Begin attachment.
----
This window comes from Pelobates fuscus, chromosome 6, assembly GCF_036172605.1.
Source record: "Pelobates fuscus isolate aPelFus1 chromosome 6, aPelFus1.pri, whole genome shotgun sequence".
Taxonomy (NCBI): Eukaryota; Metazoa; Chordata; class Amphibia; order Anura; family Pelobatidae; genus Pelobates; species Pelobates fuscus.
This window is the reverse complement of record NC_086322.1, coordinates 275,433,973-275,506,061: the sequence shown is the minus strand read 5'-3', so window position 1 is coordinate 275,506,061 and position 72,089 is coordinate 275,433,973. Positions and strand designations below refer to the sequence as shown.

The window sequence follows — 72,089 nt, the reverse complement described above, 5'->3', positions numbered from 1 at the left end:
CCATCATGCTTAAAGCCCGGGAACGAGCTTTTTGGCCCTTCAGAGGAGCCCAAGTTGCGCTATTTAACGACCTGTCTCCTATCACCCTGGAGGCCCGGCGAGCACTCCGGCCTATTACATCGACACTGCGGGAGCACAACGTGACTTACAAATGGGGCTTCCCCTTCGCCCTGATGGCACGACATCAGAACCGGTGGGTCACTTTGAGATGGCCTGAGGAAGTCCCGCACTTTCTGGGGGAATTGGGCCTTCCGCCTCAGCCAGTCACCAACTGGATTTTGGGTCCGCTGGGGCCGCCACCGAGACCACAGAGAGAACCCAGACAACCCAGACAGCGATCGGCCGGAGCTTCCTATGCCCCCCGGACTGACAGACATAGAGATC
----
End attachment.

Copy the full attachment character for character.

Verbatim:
This window comes from Pelobates fuscus, chromosome 6, assembly GCF_036172605.1.
Source record: "Pelobates fuscus isolate aPelFus1 chromosome 6, aPelFus1.pri, whole genome shotgun sequence".
Taxonomy (NCBI): Eukaryota; Metazoa; Chordata; class Amphibia; order Anura; family Pelobatidae; genus Pelobates; species Pelobates fuscus.
This window is the reverse complement of record NC_086322.1, coordinates 275,433,973-275,506,061: the sequence shown is the minus strand read 5'-3', so window position 1 is coordinate 275,506,061 and position 72,089 is coordinate 275,433,973. Positions and strand designations below refer to the sequence as shown.

The window sequence follows — 72,089 nt, the reverse complement described above, 5'->3', positions numbered from 1 at the left end:
CCATCATGCTTAAAGCCCGGGAACGAGCTTTTTGGCCCTTCAGAGGAGCCCAAGTTGCGCTATTTAACGACCTGTCTCCTATCACCCTGGAGGCCCGGCGAGCACTCCGGCCTATTACATCGACACTGCGGGAGCACAACGTGACTTACAAATGGGGCTTCCCCTTCGCCCTGATGGCACGACATCAGAACCGGTGGGTCACTTTGAGATGGCCTGAGGAAGTCCCGCACTTTCTGGGGGAATTGGGCCTTCCGCCTCAGCCAGTCACCAACTGGATTTTGGGTCCGCTGGGGCCGCCACCGAGACCACAGAGAGAACCCAGACAACCCAGACAGCGATCGGCCGGAGCTTCCTATGCCCCCCGGACTGACAGACATAGAGATC